Action movie star Jean-Claude Van Damme has come to the rescue of a three-month-old chihuahua. Saving her from euthanasia on Monday (19 October) after a legal tussle between Norway and Bulgaria.

The dog’s name is Raya. They sold her to new owners in Norway in September. But officials there would not register her because she had traveled on a fake Bulgarian passport.

Norway tried to repatriate the animal, but Bulgaria refused to take her back. This was because of European Union rules about the transport of live animals. Thus, the dog faces euthanasia — until the Belgian film legend gets involved.

Van Damme launched a vigorous campaign on social media. He posted selfies of him hugging his chihuahua, which eventually persuaded the Bulgarian Food Safety Authority to accept the dog back.

They cannot kill that little chihuahua.

“I beg, please, for my birthday, the Food Safety Authority, change your decision,” Jean-Claude Van Damme wrote over the weekend, launching a petition to save the dog.

“They made a mistake, the people who didn’t do the paper correctly… But they cannot kill that little chihuahua.”

The food safety authority says Raya will have medical checks. They turned her to Bulgaria and put them up for adoption.

Raya’s story was top news on all Bulgarian television channels on Monday. And the decision made headlines. Reportedly dozens of citizens asked to adopt the puppy.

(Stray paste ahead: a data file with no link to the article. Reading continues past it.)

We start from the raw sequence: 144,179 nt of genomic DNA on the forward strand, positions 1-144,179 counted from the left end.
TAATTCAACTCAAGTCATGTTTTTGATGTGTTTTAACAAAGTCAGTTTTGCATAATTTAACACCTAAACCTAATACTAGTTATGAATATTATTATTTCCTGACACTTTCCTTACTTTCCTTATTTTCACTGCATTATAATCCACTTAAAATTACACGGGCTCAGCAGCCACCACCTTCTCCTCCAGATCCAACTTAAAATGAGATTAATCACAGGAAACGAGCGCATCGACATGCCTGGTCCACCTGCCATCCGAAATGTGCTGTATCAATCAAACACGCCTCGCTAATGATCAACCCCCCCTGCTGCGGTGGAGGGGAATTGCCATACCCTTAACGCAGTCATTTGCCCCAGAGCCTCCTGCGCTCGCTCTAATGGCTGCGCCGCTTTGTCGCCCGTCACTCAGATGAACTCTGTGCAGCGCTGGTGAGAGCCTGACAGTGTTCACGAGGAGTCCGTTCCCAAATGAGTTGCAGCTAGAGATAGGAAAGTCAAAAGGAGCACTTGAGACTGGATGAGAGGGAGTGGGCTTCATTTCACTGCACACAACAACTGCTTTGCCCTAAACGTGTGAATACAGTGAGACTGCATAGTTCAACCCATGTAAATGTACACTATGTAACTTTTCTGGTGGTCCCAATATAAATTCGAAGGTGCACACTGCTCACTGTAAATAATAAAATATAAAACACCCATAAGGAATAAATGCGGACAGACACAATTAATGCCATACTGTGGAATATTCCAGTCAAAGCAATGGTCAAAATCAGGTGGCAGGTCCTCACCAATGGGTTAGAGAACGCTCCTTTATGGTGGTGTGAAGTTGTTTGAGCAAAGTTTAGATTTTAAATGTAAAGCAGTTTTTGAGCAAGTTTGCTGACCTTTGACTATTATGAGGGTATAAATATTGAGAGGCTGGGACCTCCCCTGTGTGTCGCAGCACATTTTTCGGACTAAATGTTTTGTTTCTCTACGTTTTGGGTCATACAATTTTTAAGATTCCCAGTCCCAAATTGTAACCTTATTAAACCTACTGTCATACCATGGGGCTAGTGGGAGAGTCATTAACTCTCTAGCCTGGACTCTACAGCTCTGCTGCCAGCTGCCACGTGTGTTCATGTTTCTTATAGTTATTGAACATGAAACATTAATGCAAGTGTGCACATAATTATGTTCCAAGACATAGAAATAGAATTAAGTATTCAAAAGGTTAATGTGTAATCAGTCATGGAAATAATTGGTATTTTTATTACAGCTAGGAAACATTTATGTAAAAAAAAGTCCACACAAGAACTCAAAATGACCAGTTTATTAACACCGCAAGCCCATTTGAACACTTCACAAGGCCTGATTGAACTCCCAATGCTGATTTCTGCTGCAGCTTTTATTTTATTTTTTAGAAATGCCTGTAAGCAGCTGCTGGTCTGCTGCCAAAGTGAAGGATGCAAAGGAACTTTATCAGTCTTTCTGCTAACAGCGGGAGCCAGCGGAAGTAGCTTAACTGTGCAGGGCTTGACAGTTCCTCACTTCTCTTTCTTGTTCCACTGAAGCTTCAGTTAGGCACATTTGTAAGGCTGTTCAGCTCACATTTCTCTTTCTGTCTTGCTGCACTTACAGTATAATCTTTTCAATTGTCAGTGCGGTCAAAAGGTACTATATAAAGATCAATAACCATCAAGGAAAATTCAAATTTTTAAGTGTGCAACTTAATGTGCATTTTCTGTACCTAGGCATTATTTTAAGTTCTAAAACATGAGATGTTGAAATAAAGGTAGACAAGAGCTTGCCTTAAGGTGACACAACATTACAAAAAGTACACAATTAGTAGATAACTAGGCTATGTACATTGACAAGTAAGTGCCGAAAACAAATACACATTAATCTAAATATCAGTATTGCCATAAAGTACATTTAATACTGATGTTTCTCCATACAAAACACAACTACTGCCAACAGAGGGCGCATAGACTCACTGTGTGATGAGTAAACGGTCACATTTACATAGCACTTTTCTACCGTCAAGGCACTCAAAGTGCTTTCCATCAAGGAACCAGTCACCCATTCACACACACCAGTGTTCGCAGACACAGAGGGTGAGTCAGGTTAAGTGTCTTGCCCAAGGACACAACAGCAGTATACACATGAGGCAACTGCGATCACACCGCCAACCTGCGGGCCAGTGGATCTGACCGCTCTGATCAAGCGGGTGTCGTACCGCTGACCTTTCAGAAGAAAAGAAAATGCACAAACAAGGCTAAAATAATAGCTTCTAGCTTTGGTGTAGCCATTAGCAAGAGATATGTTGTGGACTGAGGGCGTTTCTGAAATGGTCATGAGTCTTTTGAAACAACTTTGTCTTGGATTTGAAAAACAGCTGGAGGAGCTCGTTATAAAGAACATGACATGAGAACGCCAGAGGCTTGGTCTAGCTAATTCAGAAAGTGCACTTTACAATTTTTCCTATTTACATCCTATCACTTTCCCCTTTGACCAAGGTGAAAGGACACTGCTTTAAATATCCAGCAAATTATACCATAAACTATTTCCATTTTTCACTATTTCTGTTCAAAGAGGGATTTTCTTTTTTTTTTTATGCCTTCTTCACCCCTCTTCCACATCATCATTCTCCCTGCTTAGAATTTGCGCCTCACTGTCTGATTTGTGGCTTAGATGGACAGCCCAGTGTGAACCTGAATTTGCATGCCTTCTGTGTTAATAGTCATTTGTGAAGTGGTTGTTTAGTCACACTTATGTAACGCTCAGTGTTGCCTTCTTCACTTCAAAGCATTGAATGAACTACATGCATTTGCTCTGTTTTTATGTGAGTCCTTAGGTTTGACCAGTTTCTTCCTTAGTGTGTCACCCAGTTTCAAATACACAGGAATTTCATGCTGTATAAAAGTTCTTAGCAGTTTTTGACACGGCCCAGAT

The veterinarian who issued the passport appeared on TV saying that he had warned the puppy’s owners that they could not use it outside Bulgaria. He said the owners were of Roma origin.

They can buy pets with a pedigree in Bulgaria at prices often ten times lower than in Western Europe.

Yavor Gechev from the Four Paws animal rights organization told AFP on Monday that Bulgaria should be congratulated for showing flexibility. But they call for stricter control on illegal breeders and animal traffickers.

“The export of pets from eastern to western and northern Europe is a lucrative business,” he said.

The dog’s fake passport meant she would have been put down on 20 October under Norway’s legislation, said Gechev.

The misadventures of Raya resemble the story of Penka the cow, who also faced a death sentence after wandering over Bulgaria’s border with Serbia in May 2018.

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